Impostor Syndrome

If you know me well (or have read this blog for much time at all), you know that I worry a lot. Like a lot a lot. Like about everything.


Every time I'm facing a new semester — or a new job or a new test or a new assignment — my tendency to worry manifests itself as Impostor Syndrome. No matter how well I have done in the past in similar situations, I am wholeheartedly convinced that I will fail in the future. I've somehow conned my way into my current situation, and it's only a matter of time before my inabilities are brought to light.

For example, I call my mom before almost every test and tell her that I'm going to fail. I haven't had enough time to study, and I don't understand the information, and I have six other projects that I'm trying to work on. And I'm going to FAIL.

(My brain continues: I'm not really cut out for grad school. Not bright enough for Missouri. Not as capable as the other students.)

I hadn't even realized that I always did this until my mom pointed it out during one of my pre-test meltdowns back in my college days. She said something to the effect of, "Kate, you always call and say you're going to fail, and you never actually fail." (So now I'm aware of the fact that my breakdowns are unmerited, but I still have them.)

A few weeks ago, I was talking to some of my friends, and I was amazed to learn how many felt the same way about various situations in their lives. I knew these girls to be capable and smart and diligent. I could think of dozens of reasons to reassure my friends that their successes were deserved and that they would continue to succeed in the future. When it comes to my own successes, however, I never think I'll be able to keep up the act.

This is what I'm dreading about the new semester. I'm dreading the feelings of Impostor Syndrome, dreading the sense of inadequacy and the anticipation of failure. I think hearing that my friends felt the same way was somewhat reassuring — not because I want them to feel incapable but because I know they aren't. And maybe the more these feelings get talked about, the more we'll be able to fend them off.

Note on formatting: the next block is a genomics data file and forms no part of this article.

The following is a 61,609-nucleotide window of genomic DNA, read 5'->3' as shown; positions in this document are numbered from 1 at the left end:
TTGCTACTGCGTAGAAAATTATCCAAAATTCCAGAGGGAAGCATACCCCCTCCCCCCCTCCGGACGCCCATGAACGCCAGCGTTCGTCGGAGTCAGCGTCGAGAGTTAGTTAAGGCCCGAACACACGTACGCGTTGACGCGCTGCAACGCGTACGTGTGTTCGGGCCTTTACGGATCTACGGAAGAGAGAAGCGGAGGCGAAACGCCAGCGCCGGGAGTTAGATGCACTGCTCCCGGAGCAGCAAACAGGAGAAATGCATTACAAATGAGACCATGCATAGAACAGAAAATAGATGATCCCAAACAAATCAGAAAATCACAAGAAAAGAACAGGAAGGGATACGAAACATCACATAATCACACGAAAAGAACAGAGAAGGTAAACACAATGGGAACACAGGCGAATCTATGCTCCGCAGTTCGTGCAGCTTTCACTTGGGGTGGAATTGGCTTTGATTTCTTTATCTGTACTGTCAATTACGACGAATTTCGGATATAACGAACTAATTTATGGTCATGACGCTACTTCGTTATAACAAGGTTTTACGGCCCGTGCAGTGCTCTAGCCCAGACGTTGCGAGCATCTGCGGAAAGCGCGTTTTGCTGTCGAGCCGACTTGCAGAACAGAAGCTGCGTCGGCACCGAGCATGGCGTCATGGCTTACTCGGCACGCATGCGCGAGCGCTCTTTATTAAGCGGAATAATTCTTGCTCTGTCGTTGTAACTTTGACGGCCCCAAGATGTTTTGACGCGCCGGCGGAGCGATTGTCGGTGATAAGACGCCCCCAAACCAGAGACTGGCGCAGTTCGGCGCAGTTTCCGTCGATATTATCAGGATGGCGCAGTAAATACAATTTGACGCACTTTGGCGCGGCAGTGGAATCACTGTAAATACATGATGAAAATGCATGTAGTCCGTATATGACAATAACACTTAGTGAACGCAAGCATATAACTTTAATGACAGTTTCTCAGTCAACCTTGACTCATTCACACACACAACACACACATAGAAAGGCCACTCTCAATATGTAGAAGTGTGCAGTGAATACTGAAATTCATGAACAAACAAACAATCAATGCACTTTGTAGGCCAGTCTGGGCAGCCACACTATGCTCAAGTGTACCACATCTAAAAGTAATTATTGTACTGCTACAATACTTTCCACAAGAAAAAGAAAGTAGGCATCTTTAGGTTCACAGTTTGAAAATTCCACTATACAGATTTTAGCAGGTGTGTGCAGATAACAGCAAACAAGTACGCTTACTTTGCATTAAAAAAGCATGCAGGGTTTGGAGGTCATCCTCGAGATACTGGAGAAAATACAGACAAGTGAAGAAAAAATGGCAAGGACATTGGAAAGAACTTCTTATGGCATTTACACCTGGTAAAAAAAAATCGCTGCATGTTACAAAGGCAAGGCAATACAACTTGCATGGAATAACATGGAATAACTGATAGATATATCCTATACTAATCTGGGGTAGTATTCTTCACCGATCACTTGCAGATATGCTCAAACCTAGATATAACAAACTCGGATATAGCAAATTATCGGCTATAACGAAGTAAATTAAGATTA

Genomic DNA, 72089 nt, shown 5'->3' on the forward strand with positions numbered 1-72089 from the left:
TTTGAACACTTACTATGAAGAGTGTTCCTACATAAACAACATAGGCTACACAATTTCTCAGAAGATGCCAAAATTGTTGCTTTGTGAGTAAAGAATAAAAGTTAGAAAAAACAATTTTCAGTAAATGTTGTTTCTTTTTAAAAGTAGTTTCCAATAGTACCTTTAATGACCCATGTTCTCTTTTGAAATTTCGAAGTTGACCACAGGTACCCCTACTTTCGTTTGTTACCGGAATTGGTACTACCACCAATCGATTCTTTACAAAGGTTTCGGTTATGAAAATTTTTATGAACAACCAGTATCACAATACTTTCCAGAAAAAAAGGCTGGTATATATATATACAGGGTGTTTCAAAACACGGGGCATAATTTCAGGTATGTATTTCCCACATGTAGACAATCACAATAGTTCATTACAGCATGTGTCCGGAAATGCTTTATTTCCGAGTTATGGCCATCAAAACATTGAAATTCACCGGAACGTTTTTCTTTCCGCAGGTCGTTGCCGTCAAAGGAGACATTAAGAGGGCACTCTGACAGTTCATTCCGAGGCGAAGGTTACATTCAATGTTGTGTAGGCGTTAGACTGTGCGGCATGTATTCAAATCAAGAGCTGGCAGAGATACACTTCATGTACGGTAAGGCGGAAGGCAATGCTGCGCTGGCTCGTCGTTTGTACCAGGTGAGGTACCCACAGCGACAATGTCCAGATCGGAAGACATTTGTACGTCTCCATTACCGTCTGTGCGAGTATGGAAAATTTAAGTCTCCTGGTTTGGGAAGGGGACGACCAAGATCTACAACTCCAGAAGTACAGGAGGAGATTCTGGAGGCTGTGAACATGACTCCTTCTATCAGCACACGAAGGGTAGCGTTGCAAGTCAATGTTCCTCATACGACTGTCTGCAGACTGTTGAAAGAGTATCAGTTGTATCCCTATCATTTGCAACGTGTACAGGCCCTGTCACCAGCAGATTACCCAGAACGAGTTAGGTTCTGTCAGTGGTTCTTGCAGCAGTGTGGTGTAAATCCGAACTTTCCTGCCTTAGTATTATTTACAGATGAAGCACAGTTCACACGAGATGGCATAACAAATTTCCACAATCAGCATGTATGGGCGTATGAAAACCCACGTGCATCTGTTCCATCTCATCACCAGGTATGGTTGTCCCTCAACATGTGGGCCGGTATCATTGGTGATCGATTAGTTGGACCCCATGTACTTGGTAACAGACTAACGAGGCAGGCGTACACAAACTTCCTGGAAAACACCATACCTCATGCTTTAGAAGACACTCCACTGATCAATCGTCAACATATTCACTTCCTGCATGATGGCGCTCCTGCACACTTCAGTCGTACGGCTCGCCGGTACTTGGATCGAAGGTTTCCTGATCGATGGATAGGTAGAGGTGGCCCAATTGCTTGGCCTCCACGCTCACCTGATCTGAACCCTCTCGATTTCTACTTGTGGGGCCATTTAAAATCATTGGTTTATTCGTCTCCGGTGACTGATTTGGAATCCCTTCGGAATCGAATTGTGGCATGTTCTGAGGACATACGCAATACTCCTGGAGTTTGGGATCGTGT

p.s. In writing this blog, I came across this interesting Impostor Phenomenon test. I would definitely answer often or very true for almost all of the statements on the test. Yikes! Here are a few examples:

  • I have often succeeded on a test or task even though I was afraid that I would not do well before I undertook the task.
  • I avoid evaluations if possible and have a dread of others evaluating me.
  • When people praise me for something I’ve accomplished, I’m afraid I won’t be able to live up to their expectations of me in the future.
  • I tend to remember the incidents in which I have not done my best more than those times I have done my best.
  • I rarely do a project or task as well as I’d like to do it.
  • I often worry about not succeeding with a project or examination, even though others around me have considerable confidence that I will do well.

Do you ever feel like an impostor?

Confessions of a Preacher's Daughter

So Melissa and I went to go see Footloose last Friday, and I totally loved it. This may come as a surprise to those of you who know of my exquisite taste in film. (Other favorites include A Walk to Remember and The Princess Diaries.)

Seriously, though, there are few things I enjoy more than a feel-good movie about high schoolers who are played by adults.

Ren, the main character, was totes adorbs and a sweetheart. And I identified with Julianne Hough's character, Ariel, because we both 1) are preachers' daughters 2) have crushes on Ren and 3) are super rebellious and can dance really well.

Just kidding about number three. Julianne Hough is a terrible dancer.

Just kidding about identifying with Ariel at all, actually. She was kind of trampy, so I never really figured out why Ren liked her. It was probably that whole preacher's-daughter appeal. Except for the fact that, as far as I can tell, that's not a real thing.